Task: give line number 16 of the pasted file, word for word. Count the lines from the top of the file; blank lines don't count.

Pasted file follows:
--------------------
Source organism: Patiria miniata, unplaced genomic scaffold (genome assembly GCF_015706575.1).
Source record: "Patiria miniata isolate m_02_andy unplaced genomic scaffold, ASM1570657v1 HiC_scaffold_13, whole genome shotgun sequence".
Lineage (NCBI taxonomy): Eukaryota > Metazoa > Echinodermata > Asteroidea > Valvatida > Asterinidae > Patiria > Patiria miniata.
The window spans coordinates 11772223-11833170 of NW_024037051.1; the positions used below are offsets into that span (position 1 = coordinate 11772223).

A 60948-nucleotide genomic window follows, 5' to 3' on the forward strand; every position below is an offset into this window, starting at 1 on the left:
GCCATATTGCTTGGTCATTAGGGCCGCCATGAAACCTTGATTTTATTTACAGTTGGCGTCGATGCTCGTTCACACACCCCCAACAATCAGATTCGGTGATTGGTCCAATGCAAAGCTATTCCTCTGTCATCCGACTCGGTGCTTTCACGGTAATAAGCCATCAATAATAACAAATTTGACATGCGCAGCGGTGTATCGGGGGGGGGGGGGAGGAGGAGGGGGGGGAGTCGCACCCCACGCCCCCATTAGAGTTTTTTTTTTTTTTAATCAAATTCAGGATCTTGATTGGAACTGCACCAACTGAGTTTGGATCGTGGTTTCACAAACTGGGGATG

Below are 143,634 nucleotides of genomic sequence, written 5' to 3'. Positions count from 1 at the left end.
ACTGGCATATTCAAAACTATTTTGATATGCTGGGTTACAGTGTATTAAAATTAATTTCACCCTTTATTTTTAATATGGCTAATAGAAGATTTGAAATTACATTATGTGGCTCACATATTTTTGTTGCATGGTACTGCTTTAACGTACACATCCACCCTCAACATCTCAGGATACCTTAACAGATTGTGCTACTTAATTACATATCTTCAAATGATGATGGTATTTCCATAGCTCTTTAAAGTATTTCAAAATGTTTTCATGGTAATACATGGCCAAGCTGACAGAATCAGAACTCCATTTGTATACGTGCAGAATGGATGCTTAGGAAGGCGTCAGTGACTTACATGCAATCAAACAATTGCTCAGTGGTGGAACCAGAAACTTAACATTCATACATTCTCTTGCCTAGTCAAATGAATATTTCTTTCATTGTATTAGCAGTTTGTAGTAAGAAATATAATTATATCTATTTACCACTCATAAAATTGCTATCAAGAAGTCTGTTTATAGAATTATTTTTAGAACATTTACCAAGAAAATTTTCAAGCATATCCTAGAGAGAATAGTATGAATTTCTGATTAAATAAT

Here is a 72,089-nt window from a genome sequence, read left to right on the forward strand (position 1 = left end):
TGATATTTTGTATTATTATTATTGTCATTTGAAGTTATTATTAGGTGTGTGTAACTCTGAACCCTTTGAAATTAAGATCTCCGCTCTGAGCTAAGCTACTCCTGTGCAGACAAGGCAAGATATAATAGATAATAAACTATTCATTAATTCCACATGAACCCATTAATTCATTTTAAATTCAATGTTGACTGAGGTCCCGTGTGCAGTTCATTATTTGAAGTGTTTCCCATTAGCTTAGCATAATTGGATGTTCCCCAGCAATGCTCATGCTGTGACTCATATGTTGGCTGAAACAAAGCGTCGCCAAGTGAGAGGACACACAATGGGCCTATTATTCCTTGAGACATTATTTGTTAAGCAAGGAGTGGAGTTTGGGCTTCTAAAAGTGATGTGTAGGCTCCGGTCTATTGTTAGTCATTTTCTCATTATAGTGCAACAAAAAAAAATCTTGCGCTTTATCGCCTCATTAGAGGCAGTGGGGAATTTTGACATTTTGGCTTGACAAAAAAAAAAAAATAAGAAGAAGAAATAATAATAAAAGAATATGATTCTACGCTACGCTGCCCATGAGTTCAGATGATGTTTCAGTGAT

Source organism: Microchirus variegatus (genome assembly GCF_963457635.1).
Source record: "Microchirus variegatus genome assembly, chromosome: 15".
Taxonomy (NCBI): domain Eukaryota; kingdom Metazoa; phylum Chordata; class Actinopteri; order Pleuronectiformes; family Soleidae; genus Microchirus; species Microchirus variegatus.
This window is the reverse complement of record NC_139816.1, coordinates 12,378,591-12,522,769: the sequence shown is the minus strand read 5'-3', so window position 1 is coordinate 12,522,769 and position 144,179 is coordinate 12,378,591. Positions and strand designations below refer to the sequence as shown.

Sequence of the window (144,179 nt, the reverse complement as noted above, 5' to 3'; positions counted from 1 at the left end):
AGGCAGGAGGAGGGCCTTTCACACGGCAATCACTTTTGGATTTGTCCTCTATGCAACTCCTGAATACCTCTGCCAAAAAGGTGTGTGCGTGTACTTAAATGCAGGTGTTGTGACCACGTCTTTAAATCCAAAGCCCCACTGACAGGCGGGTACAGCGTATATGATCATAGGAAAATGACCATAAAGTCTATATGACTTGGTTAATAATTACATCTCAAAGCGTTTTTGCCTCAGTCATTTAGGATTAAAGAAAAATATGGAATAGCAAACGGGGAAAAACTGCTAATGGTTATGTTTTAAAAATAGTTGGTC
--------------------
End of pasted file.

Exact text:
AGGCAGGAGGAGGGCCTTTCACACGGCAATCACTTTTGGATTTGTCCTCTATGCAACTCCTGAATACCTCTGCCAAAAAGGTGTGTGCGTGTACTTAAATGCAGGTGTTGTGACCACGTCTTTAAATCCAAAGCCCCACTGACAGGCGGGTACAGCGTATATGATCATAGGAAAATGACCATAAAGTCTATATGACTTGGTTAATAATTACATCTCAAAGCGTTTTTGCCTCAGTCATTTAGGATTAAAGAAAAATATGGAATAGCAAACGGGGAAAAACTGCTAATGGTTATGTTTTAAAAATAGTTGGTC